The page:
Thanks to tablets and smartphone reading apps, you can gobble up as many books as you want without having to scrounge up physical space for all of them. If you're an author, a marketer, or a business owner, this convenience allows you to harness the full power of eBooks -- whether you're trying to generate leads, launch a fiction career, share your life story, or simply offer some expert advice.
However, before you start cranking out eBook after eBook, you have to figure out what kind of disclaimers you need. After all, you want your eBook to work FOR you, not AGAINST you if you're ever dragged into a court of law!
To answer that question, you have to start by understanding how disclaimers work in general. A disclaimer is a way of limiting your legal liability. It's a written statement that specifies what kind of rights you have and which instances you're not taking responsibility for.
For example, when you take your kids to the neighborhood playground, you'll likely see a sign that says "Use at your own risk." This is a disclaimer for the owner of the playground. If something happens while you're there -- if one of your kids falls off the monkey bars and gets hurt, for example -- the owner of the playground isn't legally liable for it. If you take the owner to court, you'll likely lose because you saw the sign, and you knew that you were using the playground at your own risk.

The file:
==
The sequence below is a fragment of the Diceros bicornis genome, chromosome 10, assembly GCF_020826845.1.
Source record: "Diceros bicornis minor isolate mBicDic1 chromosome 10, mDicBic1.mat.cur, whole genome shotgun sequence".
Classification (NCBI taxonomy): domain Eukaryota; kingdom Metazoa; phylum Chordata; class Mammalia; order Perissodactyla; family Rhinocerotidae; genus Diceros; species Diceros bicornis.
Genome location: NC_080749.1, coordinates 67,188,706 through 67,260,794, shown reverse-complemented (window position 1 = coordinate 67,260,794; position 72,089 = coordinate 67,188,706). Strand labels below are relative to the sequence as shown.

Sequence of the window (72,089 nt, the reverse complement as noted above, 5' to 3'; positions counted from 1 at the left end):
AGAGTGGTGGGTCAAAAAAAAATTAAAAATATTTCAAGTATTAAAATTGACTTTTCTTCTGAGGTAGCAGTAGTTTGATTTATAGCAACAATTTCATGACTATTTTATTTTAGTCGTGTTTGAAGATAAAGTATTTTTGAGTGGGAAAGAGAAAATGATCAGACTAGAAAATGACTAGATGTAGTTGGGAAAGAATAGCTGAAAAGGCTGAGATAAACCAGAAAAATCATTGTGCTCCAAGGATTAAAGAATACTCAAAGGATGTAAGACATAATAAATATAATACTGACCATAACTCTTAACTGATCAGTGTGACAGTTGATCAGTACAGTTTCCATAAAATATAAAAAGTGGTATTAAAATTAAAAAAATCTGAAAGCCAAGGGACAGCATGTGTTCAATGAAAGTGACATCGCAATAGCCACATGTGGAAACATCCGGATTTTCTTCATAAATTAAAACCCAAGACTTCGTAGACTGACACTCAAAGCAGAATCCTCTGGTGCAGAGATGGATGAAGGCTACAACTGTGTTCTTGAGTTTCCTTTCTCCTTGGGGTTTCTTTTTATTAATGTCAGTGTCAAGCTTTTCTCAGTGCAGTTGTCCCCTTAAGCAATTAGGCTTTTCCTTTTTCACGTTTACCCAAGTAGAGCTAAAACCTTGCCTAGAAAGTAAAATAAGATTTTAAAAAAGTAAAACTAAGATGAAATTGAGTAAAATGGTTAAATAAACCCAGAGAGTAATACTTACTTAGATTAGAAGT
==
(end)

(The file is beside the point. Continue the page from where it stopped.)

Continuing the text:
In the beginning of your eBook, you'll need to have a disclaimer that tells your readers exactly what you're not taking responsibility for.
You're not required by law to include any kind of disclaimer, but if you want to be as protected as possible, a good eBook disclaimer is a must have.
The general answer is "a lot!" But, more specifically, your liability depends on the subject matter of your book.
For example, if you've written an eBook about traumatic brain injuries, you need a disclaimer that tells your readers that they shouldn't make any medical decisions based solely on your advice, and that the information you've provided isn't meant to replace a trip to the doctor or a call to 911.
This is the disclaimer that's posted on the Mayo Clinic's First Aid web page. You'll need to use something very similar in your eBook disclaimer if you cover a medical topic:
A similar disclaimer would be needed if you wrote an eBook that contained financial advice. However, in addition to telling readers that your information shouldn't be the sole basis for any decision, you also need to include a disclaimer about results.
Specifically, you need to make it clear that you saw a great return on your money from following this advice, but that there's no guarantee that everyone will have the same results you did.
Here's a good way to sum that up:
If you write an eBook about sports or fitness training, it's wise to include a disclaimer similar to the one that bestselling author and publisher Richard McMunn uses:
If you're a lawyer, your eBook should include a specific disclaimer that tells your readers not to treat your content as legal advice.
Business attorney Helen Sedwick came up with some simple language that covers all of the necessary details:
This risk for liability is typically greatest for self-published authors because they don't have the benefit of a big publishing company with a legal department that checks each book. However, even if you have a publisher, you can still be held liable for issues in your eBook.